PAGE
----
That headline appeared Saturday in Music Business Worldwide, a trade paper, as well as in numerous other journals ranging from Variety to the Austin Chronicle. If you dug a little deeper, you would see that there was cancellation insurance for the ten-day event. But that coverage was excluded for bacterial infections, communicable diseases, viruses and pandemics.
Why is this important? Because the name is new but the risk isn’t. Do you remember the Ebola outbreak in 2014? The H1N1flu pandemic in 2009? Even Legionnaires’ Disease at the Bellevue-Stratford Hotel in 1976? Or at a hot tub display at the North Carolina State Fair in 2019, resulting in four deaths 141 people infected? (The CDC says that there were 9,333 cases of Legionnaires in 2018.) And so on.
For businesses that operate public spaces—festivals, malls, accommodations, hospitals, schools, medical and dental offices, nursing homes, office buildings and a host of other facilities where the public may gather, and businesses catering to the public—obtaining cancellation, business interruption, and liability coverage should be included in the insurance coverage that they purchase every year. Many “baseline” policy forms include exclusions for this kind of risk, so to get coverage, the policyholder must ask for it. Even then, read carefully. Some exclusions address only bacteria. Others go farther and refer to viral infection. You and your insurance professional must ask.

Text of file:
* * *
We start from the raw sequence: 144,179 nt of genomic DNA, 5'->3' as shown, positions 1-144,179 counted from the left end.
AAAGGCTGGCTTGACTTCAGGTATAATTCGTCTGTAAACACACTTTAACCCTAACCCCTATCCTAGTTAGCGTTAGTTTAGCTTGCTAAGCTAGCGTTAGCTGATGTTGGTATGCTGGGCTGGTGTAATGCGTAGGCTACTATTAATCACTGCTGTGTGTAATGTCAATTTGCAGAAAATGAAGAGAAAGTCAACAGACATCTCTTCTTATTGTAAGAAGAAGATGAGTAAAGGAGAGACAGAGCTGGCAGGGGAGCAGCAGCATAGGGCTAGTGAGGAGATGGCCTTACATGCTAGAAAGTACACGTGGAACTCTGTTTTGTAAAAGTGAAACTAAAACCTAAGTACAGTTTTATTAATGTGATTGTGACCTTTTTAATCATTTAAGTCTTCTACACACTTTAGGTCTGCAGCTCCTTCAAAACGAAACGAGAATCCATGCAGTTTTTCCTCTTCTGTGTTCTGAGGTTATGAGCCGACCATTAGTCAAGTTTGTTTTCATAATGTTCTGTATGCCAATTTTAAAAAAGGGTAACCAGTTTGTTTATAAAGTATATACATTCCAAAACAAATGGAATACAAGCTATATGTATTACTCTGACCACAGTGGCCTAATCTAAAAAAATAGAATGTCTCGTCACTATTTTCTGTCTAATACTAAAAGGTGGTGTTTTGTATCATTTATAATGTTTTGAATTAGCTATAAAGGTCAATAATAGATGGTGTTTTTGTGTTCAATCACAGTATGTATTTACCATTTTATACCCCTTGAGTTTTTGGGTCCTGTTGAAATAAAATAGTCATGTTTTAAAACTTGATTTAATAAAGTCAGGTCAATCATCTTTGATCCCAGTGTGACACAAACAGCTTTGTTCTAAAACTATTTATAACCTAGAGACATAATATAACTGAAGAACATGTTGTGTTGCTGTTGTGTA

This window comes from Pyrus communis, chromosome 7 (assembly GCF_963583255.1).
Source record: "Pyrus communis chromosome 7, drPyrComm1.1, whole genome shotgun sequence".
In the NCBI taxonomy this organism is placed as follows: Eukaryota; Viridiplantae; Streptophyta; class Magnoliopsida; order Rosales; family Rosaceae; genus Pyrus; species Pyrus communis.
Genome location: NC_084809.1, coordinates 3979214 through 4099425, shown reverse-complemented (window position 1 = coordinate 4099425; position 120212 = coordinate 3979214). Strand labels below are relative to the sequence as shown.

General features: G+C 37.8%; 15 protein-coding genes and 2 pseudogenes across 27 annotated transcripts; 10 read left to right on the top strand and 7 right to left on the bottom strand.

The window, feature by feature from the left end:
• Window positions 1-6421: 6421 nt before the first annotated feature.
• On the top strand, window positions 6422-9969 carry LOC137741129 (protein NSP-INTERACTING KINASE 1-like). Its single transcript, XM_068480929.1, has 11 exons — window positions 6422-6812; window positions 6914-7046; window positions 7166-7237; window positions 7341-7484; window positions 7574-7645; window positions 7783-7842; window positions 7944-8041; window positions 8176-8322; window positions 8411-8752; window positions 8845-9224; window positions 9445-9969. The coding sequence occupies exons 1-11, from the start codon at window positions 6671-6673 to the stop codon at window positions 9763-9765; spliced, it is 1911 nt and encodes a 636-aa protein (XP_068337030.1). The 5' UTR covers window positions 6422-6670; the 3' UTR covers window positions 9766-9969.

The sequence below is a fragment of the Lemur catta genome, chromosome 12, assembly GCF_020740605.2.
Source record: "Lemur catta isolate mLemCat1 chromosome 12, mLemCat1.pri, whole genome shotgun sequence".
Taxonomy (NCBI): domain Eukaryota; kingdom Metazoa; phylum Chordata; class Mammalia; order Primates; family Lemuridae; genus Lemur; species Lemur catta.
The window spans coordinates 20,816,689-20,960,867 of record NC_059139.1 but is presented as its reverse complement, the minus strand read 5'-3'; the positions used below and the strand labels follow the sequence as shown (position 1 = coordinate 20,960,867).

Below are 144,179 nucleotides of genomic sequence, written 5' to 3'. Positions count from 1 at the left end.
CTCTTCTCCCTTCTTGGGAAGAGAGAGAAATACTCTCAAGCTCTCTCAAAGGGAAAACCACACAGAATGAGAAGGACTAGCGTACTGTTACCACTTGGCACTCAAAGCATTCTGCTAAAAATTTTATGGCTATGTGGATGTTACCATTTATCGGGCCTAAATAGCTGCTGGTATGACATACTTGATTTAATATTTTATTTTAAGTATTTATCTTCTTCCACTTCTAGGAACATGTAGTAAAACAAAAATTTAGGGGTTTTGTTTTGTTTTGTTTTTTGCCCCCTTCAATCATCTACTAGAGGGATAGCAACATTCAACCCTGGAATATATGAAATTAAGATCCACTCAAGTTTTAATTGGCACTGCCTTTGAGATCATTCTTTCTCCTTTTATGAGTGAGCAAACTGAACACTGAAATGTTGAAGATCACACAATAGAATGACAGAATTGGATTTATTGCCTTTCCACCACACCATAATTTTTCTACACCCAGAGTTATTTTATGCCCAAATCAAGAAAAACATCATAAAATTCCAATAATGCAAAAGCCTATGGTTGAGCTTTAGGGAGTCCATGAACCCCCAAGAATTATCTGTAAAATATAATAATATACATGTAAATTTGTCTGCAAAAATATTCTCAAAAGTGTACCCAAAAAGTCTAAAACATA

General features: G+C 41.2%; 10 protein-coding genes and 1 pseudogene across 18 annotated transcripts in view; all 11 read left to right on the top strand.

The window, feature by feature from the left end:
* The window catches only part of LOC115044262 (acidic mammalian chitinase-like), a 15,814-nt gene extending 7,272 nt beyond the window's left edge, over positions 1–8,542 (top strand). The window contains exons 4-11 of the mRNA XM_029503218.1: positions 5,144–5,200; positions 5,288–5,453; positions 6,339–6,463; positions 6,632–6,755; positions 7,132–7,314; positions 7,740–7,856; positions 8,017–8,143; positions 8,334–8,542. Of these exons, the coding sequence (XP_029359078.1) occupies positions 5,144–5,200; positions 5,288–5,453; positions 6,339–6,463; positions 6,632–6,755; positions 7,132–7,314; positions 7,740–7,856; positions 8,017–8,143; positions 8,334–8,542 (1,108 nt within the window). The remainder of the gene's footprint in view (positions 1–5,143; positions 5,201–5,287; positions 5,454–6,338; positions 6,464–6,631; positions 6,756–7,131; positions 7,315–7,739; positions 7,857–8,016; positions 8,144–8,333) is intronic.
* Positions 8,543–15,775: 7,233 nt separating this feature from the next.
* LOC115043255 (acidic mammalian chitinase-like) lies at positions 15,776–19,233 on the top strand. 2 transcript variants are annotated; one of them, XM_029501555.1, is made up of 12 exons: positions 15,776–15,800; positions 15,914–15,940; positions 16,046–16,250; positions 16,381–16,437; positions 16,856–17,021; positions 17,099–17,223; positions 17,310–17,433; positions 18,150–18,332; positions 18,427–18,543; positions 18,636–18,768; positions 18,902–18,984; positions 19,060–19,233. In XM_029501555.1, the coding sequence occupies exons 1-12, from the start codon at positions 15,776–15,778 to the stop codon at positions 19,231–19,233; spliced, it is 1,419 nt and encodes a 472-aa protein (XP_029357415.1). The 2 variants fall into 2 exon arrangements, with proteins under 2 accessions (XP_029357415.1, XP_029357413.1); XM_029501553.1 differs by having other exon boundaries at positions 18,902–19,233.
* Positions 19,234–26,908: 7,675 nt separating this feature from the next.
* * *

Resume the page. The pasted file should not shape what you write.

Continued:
Some environmental impairment policies provide coverage for both bacterial and viral contamination. The question is not whether the coverage is available. It can be. The question is whether the policyholder thinks to ask for it. Use this event as a reminder that there will be other such outbreaks—in fact, they happen all the time—and the time to insure against them is now.
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